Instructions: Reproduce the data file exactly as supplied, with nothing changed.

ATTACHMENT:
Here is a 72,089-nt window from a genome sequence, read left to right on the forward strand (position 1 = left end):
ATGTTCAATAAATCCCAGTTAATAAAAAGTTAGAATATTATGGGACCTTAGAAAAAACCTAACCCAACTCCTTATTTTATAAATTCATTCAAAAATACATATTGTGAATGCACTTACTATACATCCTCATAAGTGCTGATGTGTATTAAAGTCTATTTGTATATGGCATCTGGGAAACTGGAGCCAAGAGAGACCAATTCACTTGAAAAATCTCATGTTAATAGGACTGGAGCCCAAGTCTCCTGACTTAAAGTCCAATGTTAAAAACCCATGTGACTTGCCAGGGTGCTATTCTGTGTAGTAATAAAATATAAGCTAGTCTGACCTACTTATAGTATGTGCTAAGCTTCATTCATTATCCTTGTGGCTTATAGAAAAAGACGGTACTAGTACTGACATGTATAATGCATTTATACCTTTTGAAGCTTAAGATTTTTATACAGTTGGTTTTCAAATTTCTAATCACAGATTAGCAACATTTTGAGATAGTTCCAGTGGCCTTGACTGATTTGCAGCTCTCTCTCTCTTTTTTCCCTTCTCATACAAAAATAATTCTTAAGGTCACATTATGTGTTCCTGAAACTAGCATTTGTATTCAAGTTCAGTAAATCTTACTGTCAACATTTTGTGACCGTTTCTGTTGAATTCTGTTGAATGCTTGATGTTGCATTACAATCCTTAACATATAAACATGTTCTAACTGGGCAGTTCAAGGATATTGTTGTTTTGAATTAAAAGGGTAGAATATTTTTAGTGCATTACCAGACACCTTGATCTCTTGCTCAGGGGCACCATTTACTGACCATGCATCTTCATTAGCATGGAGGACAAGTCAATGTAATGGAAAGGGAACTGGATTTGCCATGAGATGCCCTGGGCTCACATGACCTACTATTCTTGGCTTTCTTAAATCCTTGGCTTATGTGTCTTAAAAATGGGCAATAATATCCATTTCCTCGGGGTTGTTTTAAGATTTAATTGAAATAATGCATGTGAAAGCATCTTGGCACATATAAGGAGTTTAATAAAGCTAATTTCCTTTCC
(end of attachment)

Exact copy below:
Here is a 72,089-nt window from a genome sequence, read left to right on the forward strand (position 1 = left end):
ATGTTCAATAAATCCCAGTTAATAAAAAGTTAGAATATTATGGGACCTTAGAAAAAACCTAACCCAACTCCTTATTTTATAAATTCATTCAAAAATACATATTGTGAATGCACTTACTATACATCCTCATAAGTGCTGATGTGTATTAAAGTCTATTTGTATATGGCATCTGGGAAACTGGAGCCAAGAGAGACCAATTCACTTGAAAAATCTCATGTTAATAGGACTGGAGCCCAAGTCTCCTGACTTAAAGTCCAATGTTAAAAACCCATGTGACTTGCCAGGGTGCTATTCTGTGTAGTAATAAAATATAAGCTAGTCTGACCTACTTATAGTATGTGCTAAGCTTCATTCATTATCCTTGTGGCTTATAGAAAAAGACGGTACTAGTACTGACATGTATAATGCATTTATACCTTTTGAAGCTTAAGATTTTTATACAGTTGGTTTTCAAATTTCTAATCACAGATTAGCAACATTTTGAGATAGTTCCAGTGGCCTTGACTGATTTGCAGCTCTCTCTCTCTTTTTTCCCTTCTCATACAAAAATAATTCTTAAGGTCACATTATGTGTTCCTGAAACTAGCATTTGTATTCAAGTTCAGTAAATCTTACTGTCAACATTTTGTGACCGTTTCTGTTGAATTCTGTTGAATGCTTGATGTTGCATTACAATCCTTAACATATAAACATGTTCTAACTGGGCAGTTCAAGGATATTGTTGTTTTGAATTAAAAGGGTAGAATATTTTTAGTGCATTACCAGACACCTTGATCTCTTGCTCAGGGGCACCATTTACTGACCATGCATCTTCATTAGCATGGAGGACAAGTCAATGTAATGGAAAGGGAACTGGATTTGCCATGAGATGCCCTGGGCTCACATGACCTACTATTCTTGGCTTTCTTAAATCCTTGGCTTATGTGTCTTAAAAATGGGCAATAATATCCATTTCCTCGGGGTTGTTTTAAGATTTAATTGAAATAATGCATGTGAAAGCATCTTGGCACATATAAGGAGTTTAATAAAGCTAATTTCCTTTCC